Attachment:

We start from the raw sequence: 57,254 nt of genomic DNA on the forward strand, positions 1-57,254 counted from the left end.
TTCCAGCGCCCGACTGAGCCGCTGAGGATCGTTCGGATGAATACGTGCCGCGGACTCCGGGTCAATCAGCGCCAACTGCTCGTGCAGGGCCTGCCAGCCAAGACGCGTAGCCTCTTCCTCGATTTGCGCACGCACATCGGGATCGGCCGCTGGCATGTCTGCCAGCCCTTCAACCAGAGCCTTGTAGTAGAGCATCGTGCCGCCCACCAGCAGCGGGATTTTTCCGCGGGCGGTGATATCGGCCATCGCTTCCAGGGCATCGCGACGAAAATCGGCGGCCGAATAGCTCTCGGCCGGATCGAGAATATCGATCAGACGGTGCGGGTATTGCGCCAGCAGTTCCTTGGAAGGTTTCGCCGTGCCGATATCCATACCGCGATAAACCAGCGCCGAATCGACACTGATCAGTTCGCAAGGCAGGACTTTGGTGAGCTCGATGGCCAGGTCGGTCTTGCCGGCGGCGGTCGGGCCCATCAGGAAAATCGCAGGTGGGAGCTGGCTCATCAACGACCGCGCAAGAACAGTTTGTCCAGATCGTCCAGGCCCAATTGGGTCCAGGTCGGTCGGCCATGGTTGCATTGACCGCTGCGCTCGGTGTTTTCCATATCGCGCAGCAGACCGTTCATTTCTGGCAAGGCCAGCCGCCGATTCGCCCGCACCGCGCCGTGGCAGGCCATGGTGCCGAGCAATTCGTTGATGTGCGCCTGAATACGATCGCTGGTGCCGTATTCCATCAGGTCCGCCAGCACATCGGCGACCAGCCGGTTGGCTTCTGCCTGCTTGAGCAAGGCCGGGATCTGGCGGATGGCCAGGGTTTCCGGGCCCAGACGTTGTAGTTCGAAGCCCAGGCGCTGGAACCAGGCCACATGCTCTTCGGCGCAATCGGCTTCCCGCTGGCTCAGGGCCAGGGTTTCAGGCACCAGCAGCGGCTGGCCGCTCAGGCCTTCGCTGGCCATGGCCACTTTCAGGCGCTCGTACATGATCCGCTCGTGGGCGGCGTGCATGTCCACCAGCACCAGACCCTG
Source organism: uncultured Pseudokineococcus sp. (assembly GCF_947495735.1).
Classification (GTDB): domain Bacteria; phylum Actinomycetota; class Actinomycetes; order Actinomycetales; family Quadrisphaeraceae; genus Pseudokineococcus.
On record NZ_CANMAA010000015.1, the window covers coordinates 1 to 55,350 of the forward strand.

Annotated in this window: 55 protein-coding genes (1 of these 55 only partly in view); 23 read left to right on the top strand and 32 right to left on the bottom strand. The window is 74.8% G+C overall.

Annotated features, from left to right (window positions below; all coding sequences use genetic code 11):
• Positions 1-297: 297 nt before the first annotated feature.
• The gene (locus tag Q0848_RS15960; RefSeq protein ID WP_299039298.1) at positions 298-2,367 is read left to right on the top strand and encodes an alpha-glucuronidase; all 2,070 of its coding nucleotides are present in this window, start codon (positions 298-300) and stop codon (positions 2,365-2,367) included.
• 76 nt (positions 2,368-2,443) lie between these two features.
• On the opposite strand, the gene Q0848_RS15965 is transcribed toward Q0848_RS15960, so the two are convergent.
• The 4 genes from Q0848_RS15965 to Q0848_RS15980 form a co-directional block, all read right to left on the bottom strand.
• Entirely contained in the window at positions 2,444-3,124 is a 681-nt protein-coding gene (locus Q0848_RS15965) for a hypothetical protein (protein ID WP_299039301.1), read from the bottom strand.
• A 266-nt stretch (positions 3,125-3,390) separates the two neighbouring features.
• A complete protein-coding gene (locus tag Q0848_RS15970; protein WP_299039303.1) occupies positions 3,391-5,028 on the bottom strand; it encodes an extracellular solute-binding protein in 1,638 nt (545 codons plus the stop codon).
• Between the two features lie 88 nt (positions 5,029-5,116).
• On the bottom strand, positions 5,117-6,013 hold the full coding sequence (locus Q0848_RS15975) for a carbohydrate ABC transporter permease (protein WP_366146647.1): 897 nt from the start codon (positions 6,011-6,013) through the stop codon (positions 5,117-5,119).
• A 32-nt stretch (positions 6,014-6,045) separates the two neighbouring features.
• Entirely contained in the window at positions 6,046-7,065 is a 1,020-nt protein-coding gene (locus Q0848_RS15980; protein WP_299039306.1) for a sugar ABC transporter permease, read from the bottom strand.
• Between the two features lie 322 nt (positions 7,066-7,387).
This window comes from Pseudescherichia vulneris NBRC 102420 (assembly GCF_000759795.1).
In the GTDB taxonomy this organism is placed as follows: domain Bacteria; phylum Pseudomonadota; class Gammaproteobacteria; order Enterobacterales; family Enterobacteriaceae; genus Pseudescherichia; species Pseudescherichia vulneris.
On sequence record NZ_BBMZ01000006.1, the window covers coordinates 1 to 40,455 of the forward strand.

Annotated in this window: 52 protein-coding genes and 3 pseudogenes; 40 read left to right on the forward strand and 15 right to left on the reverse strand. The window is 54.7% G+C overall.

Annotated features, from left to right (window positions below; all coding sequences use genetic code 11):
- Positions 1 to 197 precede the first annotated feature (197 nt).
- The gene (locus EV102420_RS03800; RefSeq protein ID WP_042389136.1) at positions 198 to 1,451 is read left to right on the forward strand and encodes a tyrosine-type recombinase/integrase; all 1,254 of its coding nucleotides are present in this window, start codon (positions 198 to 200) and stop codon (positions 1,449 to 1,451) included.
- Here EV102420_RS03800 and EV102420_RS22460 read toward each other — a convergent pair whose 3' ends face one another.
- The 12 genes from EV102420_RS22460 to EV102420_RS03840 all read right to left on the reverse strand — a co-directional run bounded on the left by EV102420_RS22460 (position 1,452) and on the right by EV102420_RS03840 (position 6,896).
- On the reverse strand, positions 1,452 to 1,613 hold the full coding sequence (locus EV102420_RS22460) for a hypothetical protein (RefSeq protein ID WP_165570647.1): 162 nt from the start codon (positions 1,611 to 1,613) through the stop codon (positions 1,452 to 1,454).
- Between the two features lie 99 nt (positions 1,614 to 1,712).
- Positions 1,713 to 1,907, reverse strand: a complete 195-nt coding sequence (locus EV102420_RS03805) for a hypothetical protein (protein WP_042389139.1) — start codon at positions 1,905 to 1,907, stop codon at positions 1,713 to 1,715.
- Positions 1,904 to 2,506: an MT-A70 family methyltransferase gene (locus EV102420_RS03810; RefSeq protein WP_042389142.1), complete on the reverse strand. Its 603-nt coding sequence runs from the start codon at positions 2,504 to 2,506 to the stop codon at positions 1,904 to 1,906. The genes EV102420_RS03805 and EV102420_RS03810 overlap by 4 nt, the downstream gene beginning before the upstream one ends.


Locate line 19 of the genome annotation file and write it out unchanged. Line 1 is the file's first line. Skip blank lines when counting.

• Entirely contained in the window at positions 6,046-7,065 is a 1,020-nt protein-coding gene (locus Q0848_RS15980; protein WP_299039306.1) for a sugar ABC transporter permease, read from the bottom strand.